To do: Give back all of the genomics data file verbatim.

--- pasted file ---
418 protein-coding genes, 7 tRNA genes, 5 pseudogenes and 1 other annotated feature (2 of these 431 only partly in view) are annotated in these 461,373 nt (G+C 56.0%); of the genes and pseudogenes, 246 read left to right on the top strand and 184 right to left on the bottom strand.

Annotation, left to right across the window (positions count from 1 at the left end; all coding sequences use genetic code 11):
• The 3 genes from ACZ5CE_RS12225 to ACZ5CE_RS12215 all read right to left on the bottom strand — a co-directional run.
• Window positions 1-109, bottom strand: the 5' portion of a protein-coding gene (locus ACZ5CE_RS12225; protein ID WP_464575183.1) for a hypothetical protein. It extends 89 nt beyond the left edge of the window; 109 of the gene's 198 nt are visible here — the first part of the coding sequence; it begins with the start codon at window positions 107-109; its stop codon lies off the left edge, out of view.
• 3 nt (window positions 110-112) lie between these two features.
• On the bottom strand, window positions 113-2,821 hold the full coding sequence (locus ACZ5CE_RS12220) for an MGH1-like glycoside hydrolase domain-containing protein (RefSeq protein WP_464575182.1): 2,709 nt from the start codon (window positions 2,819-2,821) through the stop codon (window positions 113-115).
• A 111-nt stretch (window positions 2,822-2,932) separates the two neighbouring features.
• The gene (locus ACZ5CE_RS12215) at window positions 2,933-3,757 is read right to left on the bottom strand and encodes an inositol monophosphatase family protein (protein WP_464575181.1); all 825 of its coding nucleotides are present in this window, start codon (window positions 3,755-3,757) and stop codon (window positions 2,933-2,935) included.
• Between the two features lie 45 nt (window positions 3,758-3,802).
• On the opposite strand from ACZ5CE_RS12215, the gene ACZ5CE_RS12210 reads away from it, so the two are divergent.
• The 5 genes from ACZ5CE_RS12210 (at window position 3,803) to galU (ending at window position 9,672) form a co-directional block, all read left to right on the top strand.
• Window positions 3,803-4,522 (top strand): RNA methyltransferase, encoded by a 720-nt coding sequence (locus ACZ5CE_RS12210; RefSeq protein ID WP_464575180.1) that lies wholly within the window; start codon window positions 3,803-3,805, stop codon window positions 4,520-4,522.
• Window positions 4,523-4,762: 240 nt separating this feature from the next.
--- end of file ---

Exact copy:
418 protein-coding genes, 7 tRNA genes, 5 pseudogenes and 1 other annotated feature (2 of these 431 only partly in view) are annotated in these 461,373 nt (G+C 56.0%); of the genes and pseudogenes, 246 read left to right on the top strand and 184 right to left on the bottom strand.

Annotation, left to right across the window (positions count from 1 at the left end; all coding sequences use genetic code 11):
• The 3 genes from ACZ5CE_RS12225 to ACZ5CE_RS12215 all read right to left on the bottom strand — a co-directional run.
• Window positions 1-109, bottom strand: the 5' portion of a protein-coding gene (locus ACZ5CE_RS12225; protein ID WP_464575183.1) for a hypothetical protein. It extends 89 nt beyond the left edge of the window; 109 of the gene's 198 nt are visible here — the first part of the coding sequence; it begins with the start codon at window positions 107-109; its stop codon lies off the left edge, out of view.
• 3 nt (window positions 110-112) lie between these two features.
• On the bottom strand, window positions 113-2,821 hold the full coding sequence (locus ACZ5CE_RS12220) for an MGH1-like glycoside hydrolase domain-containing protein (RefSeq protein WP_464575182.1): 2,709 nt from the start codon (window positions 2,819-2,821) through the stop codon (window positions 113-115).
• A 111-nt stretch (window positions 2,822-2,932) separates the two neighbouring features.
• The gene (locus ACZ5CE_RS12215) at window positions 2,933-3,757 is read right to left on the bottom strand and encodes an inositol monophosphatase family protein (protein WP_464575181.1); all 825 of its coding nucleotides are present in this window, start codon (window positions 3,755-3,757) and stop codon (window positions 2,933-2,935) included.
• Between the two features lie 45 nt (window positions 3,758-3,802).
• On the opposite strand from ACZ5CE_RS12215, the gene ACZ5CE_RS12210 reads away from it, so the two are divergent.
• The 5 genes from ACZ5CE_RS12210 (at window position 3,803) to galU (ending at window position 9,672) form a co-directional block, all read left to right on the top strand.
• Window positions 3,803-4,522 (top strand): RNA methyltransferase, encoded by a 720-nt coding sequence (locus ACZ5CE_RS12210; RefSeq protein ID WP_464575180.1) that lies wholly within the window; start codon window positions 3,803-3,805, stop codon window positions 4,520-4,522.
• Window positions 4,523-4,762: 240 nt separating this feature from the next.